In Hellas HiLights from UK P&I Club, Senior Loss Prevention Executive David Nichol wrote on the measures people should be taking to help prevent accidents and personal injuries occurring onboard.
He noted that personal injury incidents to crew members represented one of the largest categories of P&I claim, both in terms of frequency and cost.
He said that their impact was far-reaching, not just for the affected crew members, but also their families and dependents, for whom the seafarer might be the sole breadwinner.
He said that such incidents could also affect ship management staff, who might have known the seafarer and his family for many years. The very nature of sea-going life could be a contributory factor to the incidence of crew personal injuries as well as exacerbating their consequences when they did occur. Ships operated in a hostile environment, with ship motions depriving seafarers of the predictably stable platform for moving about and working that shore workers would take for granted. Sick bay equipment and medicines on board were basic and medical training of officers and crew was rudimentary. Furthermore, when an accident occurred, the ship might be many days away from professional shore medical facilities meaning that what might ordinarily be considered a relatively minor injury ashore could turn out to be life-threatening in the absence of timely medical intervention, Nichol said.
“Clearly the aim for all ship managers and crew must be to prevent accidents happening in the first place”, wrote Nichol. The concept of “zero accident” policies was sometimes derided as being unrealistic or unobtainable, but must nevertheless be something that the shipping industry strove for. However, reducing or eliminating accidents was not possible to achieve without having a full understanding as to why they occurred in the first place, he noted.
Nichol said that it was well-established that the large majority of accidents were attributable to human error, this rather broad term needed to be dissected to determine what factors were at work. He said that all people were prone to human failings which Nichol felt “must be overcome by a combination of nurture, cultural conditioning, learning, and vigilance”.
He claimed that it was within our evolutionary make-up to learn by our mistakes in order to survive.
As a starting point, wrote Nichol, a great challenge facing ship managers when recruiting seafarers was identifying applicants who possessed the right aptitude not just for the position but also for the peculiar demands and rigours of life at sea.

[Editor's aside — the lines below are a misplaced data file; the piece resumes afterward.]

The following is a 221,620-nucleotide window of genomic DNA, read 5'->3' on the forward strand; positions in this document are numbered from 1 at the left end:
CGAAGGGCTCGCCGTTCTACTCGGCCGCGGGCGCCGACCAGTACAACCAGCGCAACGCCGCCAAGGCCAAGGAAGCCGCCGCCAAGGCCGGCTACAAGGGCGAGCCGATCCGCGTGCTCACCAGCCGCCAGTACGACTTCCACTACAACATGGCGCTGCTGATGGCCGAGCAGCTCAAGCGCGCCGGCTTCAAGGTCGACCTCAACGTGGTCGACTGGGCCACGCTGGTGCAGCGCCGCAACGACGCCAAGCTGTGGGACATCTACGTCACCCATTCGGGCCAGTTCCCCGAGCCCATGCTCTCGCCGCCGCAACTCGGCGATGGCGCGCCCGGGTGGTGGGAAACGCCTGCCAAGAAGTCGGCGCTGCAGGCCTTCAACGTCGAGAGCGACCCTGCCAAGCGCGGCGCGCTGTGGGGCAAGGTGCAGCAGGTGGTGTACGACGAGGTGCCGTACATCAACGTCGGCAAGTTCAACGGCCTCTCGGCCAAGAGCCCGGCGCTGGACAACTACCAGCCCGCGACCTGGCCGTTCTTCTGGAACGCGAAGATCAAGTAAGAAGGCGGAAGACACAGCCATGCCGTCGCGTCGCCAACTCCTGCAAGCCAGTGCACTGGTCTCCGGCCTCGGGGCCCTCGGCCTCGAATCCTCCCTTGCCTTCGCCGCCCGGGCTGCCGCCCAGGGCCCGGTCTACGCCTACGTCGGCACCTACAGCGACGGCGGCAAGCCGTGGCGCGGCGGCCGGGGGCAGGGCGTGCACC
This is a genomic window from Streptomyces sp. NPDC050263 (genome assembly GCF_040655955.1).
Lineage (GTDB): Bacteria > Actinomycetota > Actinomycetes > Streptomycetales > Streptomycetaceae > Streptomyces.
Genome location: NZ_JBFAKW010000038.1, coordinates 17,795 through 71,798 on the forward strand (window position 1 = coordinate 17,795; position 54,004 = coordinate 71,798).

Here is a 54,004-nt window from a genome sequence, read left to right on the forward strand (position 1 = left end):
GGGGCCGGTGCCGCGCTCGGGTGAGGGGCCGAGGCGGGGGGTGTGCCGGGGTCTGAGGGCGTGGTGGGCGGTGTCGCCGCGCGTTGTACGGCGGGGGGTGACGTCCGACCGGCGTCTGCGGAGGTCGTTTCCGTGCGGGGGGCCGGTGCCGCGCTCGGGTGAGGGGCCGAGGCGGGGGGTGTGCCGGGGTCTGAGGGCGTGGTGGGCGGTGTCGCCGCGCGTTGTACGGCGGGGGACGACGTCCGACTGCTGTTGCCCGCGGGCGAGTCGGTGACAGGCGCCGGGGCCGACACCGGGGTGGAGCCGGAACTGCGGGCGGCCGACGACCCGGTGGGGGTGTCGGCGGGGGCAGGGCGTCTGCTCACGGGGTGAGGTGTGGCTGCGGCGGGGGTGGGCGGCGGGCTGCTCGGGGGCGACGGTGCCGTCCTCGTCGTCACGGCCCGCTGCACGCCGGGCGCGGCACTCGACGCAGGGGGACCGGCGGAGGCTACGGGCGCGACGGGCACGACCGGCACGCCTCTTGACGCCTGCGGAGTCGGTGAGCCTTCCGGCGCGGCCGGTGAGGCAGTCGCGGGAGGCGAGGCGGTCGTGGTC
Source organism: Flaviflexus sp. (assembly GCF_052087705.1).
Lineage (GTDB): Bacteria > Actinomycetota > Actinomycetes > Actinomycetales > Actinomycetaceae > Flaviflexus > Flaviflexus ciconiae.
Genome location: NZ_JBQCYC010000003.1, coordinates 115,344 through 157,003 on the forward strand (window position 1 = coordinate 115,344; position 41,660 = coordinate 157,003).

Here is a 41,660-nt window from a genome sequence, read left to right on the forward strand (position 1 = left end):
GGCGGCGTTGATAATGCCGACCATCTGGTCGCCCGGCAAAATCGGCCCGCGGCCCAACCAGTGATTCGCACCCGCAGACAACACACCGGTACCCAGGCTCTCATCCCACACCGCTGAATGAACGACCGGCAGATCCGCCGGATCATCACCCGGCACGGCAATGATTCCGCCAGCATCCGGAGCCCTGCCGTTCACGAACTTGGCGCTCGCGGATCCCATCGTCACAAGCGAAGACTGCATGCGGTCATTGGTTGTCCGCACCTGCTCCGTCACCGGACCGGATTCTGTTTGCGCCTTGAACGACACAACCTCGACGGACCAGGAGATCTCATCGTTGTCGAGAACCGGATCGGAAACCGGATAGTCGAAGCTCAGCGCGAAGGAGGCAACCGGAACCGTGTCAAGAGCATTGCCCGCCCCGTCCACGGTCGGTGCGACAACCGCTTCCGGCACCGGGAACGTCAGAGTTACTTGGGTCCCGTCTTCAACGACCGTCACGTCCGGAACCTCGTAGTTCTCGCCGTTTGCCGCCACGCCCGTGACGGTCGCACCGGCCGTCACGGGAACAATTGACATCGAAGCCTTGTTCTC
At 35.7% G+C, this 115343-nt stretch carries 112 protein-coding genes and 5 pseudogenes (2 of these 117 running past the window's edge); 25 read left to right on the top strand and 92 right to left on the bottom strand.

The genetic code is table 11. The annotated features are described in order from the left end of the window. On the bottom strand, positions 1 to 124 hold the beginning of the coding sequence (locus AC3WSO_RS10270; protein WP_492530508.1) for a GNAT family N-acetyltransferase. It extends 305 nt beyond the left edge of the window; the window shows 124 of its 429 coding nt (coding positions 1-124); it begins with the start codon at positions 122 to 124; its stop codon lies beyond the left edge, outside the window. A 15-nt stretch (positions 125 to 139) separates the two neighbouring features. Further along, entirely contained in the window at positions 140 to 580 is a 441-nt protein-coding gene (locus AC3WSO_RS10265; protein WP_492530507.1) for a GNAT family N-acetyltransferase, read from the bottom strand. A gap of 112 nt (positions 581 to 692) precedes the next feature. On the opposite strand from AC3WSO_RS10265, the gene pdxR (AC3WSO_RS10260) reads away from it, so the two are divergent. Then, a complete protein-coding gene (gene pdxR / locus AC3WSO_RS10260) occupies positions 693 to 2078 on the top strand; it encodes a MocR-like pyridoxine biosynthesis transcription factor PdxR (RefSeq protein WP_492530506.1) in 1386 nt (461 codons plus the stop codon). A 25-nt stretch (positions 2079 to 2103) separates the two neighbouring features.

Recruits needed to be of the right character, fortitude and resilience to enable them to be happy, safe and successful seafarers.
Nichol said that “for all the noble aims of STCW, a criticism that is sometimes levelled at the system is that it can drive expectations of competence down to a lowest common denominator, rather than producing seafarers able to meet the demands of the modern shipping industry”.
Although deficient training, experience and knowledge gaps were undoubtedly a contributory factor to many accidents, Nichol observed that there were also numerous instances of seafarers making inexplicable or uncharacteristic errors, despite being well-trained and suitably experienced.
Nichol wrote that there were several examples of otherwise good crew making fundamental mistakes and thus endangering themselves and others due to the neglect to apply accumulated knowledge or follow documented procedures.
He said that the reasons why this occurred with alarming regularity were varied. They included complacency, lack of motivation or alertness, poor material resources or management support, pressure of time, conflicting and high work demands and fatigue. All of these could conspire individually or in combination to influence seafarers in not performing to the standards that they would normally expect of themselves.
A common feature of accidents was that, for cultural or other behavioural reasons, seafarers did not feel able or willing to challenge the decision making or actions of someone more senior in the shipboard hierarchy.
Nichol said that the development of a solid and enduring partnership between ship managers and sea staff was widely recognized as being an essential element in promoting safe and efficient shipboard operations as well as the commercial success of the enterprise.